IBM’s actual work on Linux in the 2000s wasn’t a philanthropic exercise - it gave IBM something vital in selling its x86 servers. It freed Big Blue from relying on single supplier Microsoft. IBM improvements to Linux and IBM server sales drove customer demand, which then drove improvements to Linux. Linux unhooked the enterprise data centre from its reliance on Windows and saw companies run both OSes.
Some of you might not know this, but Android is actually based on the Linux kernel, although the Google developers are releasing it with a modified version of the kernel. This has been the case right from the beginning and the Android source has been released under a number of open source pieces of software.
This doesn't mean that any company can get the source code and start shipping devices with the OS just because it is open source. The problem is a little more complicated than this and it has to do with the type of license. The source code may be open source, but if you plan to make money off it you will need to cut Google a part of your pie, if by any chance you are going to also use services like Gmail or any other proprietary software.
LXLE, or Lubuntu Extra Life Extension Paradigm, is a distribution that is usually based only on the LTS (long term support) releases of Lubuntu, which means that these builds are pretty rare. The developers’ goal is to provide a very stable system that features support for a very long time, in this case for three years
If you have a machine with slow hard disks and fast SSDs, and you want to use the SSDs to act as fast persistent caches to speed up access to the hard disk, then until recently you had three choices: bcache and dm-cache are both upstream, or Flashcache/EnhanceIO. Flashcache is not upstream. dm-cache required you to first sit down with a calculator to compute block offsets. bcache was the sanest of the three choices.
But recently LVM has added caching support (built on top of dm-cache), so in theory you can take your existing logical volumes and convert them to be cached devices.
A penetration test, or the short form pentest, is an attack on a computer system with the intention of finding security weaknesses, potentially gaining access to it, its functionality and data. A Penetration Testing Linux is a special built Linux distro that can be used for analyzing and evaluating security measures of a target system.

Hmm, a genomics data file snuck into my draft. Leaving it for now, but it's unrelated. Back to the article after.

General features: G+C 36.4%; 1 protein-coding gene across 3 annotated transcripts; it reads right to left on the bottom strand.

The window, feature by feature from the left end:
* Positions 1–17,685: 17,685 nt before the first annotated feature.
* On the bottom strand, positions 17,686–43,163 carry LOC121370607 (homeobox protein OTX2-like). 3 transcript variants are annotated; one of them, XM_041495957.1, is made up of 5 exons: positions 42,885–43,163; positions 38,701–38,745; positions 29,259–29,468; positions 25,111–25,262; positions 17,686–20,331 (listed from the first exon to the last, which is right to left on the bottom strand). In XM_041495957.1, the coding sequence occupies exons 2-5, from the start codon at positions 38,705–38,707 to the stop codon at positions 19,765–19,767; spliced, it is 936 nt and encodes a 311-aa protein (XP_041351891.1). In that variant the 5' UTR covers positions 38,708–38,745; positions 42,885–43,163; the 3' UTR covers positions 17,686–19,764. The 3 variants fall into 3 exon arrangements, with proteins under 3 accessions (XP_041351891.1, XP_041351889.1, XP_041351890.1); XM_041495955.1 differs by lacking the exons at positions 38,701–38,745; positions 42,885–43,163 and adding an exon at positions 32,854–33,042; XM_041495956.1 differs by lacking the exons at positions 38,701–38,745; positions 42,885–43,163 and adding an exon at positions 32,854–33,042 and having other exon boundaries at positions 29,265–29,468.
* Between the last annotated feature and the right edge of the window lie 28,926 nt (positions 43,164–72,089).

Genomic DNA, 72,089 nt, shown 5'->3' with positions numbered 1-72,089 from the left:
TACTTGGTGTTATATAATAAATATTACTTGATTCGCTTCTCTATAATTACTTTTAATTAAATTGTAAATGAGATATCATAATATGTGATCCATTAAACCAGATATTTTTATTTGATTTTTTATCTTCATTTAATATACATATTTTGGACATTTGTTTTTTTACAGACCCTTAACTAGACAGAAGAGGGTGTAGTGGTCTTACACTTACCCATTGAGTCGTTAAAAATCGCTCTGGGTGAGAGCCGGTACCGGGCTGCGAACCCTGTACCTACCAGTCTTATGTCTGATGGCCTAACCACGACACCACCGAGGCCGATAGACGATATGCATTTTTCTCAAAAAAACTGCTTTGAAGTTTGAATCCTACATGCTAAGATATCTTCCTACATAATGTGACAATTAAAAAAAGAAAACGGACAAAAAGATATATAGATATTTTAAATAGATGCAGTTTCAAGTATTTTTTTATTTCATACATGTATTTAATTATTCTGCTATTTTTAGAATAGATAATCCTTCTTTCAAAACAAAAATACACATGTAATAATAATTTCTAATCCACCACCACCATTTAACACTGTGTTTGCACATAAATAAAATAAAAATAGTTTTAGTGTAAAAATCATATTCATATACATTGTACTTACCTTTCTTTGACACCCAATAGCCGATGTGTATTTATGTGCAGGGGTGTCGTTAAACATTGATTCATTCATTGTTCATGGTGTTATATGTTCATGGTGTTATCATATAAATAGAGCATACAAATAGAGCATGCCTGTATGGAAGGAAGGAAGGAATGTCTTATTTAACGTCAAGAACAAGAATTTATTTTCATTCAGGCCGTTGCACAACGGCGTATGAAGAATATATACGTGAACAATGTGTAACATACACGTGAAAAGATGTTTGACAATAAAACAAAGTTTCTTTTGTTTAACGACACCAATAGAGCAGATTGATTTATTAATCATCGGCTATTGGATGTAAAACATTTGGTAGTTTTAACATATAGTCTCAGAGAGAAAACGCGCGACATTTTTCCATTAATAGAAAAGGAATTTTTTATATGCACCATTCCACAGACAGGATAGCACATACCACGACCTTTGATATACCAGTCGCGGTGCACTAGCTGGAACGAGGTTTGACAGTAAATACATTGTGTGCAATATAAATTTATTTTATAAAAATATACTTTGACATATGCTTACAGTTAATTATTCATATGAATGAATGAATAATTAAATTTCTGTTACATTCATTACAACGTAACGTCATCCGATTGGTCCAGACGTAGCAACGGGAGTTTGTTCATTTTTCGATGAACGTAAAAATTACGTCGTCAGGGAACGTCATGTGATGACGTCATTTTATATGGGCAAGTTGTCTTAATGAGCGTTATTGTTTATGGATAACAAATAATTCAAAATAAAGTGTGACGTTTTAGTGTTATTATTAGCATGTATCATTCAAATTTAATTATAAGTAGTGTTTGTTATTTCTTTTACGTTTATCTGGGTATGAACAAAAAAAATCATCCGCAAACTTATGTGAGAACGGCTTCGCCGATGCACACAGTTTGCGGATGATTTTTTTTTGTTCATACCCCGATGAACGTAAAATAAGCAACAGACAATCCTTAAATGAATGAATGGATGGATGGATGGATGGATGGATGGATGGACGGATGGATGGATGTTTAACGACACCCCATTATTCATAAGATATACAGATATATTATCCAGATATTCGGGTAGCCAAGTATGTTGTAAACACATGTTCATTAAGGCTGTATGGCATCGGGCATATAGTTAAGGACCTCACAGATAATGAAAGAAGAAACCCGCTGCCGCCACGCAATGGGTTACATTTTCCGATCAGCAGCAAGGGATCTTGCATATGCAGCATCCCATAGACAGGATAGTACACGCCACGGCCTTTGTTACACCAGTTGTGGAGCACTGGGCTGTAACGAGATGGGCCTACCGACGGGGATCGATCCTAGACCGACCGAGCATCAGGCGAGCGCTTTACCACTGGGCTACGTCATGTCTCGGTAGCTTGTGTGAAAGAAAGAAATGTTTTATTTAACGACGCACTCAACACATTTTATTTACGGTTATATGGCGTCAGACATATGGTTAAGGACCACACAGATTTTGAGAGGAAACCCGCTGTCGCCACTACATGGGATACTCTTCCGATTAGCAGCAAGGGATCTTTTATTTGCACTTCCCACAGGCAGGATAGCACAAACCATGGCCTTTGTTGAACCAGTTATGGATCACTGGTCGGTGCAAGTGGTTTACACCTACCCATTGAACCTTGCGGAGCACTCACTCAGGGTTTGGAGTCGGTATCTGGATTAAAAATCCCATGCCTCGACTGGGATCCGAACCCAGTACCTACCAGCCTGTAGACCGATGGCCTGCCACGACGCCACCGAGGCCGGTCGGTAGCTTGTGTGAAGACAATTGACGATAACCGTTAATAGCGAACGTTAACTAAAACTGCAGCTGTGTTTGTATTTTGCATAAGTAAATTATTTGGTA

LXLE is yet another Linux distribution that targets old/slow/aging PCs. LXLE 14.04 is now in beta and at its heart is powered by Ubuntu 14.04 with the LXDE desktop environment.
LXLE 14.04 Beta uses Lubuntu 14.04 as its base (the LXDE version of Ubuntu 14.04 LTS) while adding TLP by default for power management, improvements to the LXDE desktop components, and features other reported improvements to make this distribution supposedly better for old and slow PCs.
The Neo900 project remains an effort to provide a motherboard replacement for the once-popular Nokia N900 smart-phone while carrying on the tradition of the OpenMoko project.
The Neo900 project has been talked about for many months and there's finally some new news... It turns out the Neo900 is making some progress but Golden Delicious Computers is stepping down from their role and issuing refunds as it's cancelled the project, meanwhile there's a new organization to take its place. The developers say Golden Delicious Computers cancelling the project "[fixes] the organizational structure issues and move everything forward."
The Raspberry Pi is a tiny computer. Tiny Core Linux is a tiny operating system designed to offer the bare minimum you need to get started while taking up as little disk space as possible. Seem like a match made in heaven? The folks behind Tiny Core thought so too… this year they launched a version of their operating system called PiCore which is designed to run on the Raspberry Pi.